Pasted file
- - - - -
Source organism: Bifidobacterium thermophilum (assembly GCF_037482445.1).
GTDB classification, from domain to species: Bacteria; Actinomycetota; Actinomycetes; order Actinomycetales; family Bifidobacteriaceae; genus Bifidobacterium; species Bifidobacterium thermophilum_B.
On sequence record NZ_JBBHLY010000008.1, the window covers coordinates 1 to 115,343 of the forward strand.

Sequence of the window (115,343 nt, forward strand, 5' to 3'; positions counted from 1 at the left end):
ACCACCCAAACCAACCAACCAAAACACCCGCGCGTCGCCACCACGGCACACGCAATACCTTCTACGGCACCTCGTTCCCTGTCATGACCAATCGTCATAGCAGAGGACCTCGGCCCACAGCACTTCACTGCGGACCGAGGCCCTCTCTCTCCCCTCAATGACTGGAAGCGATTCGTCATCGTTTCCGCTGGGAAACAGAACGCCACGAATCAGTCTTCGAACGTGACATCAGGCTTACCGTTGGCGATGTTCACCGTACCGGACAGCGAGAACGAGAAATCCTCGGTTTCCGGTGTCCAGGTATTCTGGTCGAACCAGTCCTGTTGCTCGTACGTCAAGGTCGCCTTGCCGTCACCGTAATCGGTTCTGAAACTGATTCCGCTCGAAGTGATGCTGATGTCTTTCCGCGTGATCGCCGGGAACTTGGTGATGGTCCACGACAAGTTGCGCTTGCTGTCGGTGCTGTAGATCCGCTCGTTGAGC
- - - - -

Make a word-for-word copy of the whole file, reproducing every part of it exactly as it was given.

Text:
Source organism: Bifidobacterium thermophilum (assembly GCF_037482445.1).
GTDB classification, from domain to species: Bacteria; Actinomycetota; Actinomycetes; order Actinomycetales; family Bifidobacteriaceae; genus Bifidobacterium; species Bifidobacterium thermophilum_B.
On sequence record NZ_JBBHLY010000008.1, the window covers coordinates 1 to 115,343 of the forward strand.

Sequence of the window (115,343 nt, forward strand, 5' to 3'; positions counted from 1 at the left end):
ACCACCCAAACCAACCAACCAAAACACCCGCGCGTCGCCACCACGGCACACGCAATACCTTCTACGGCACCTCGTTCCCTGTCATGACCAATCGTCATAGCAGAGGACCTCGGCCCACAGCACTTCACTGCGGACCGAGGCCCTCTCTCTCCCCTCAATGACTGGAAGCGATTCGTCATCGTTTCCGCTGGGAAACAGAACGCCACGAATCAGTCTTCGAACGTGACATCAGGCTTACCGTTGGCGATGTTCACCGTACCGGACAGCGAGAACGAGAAATCCTCGGTTTCCGGTGTCCAGGTATTCTGGTCGAACCAGTCCTGTTGCTCGTACGTCAAGGTCGCCTTGCCGTCACCGTAATCGGTTCTGAAACTGATTCCGCTCGAAGTGATGCTGATGTCTTTCCGCGTGATCGCCGGGAACTTGGTGATGGTCCACGACAAGTTGCGCTTGCTGTCGGTGCTGTAGATCCGCTCGTTGAGC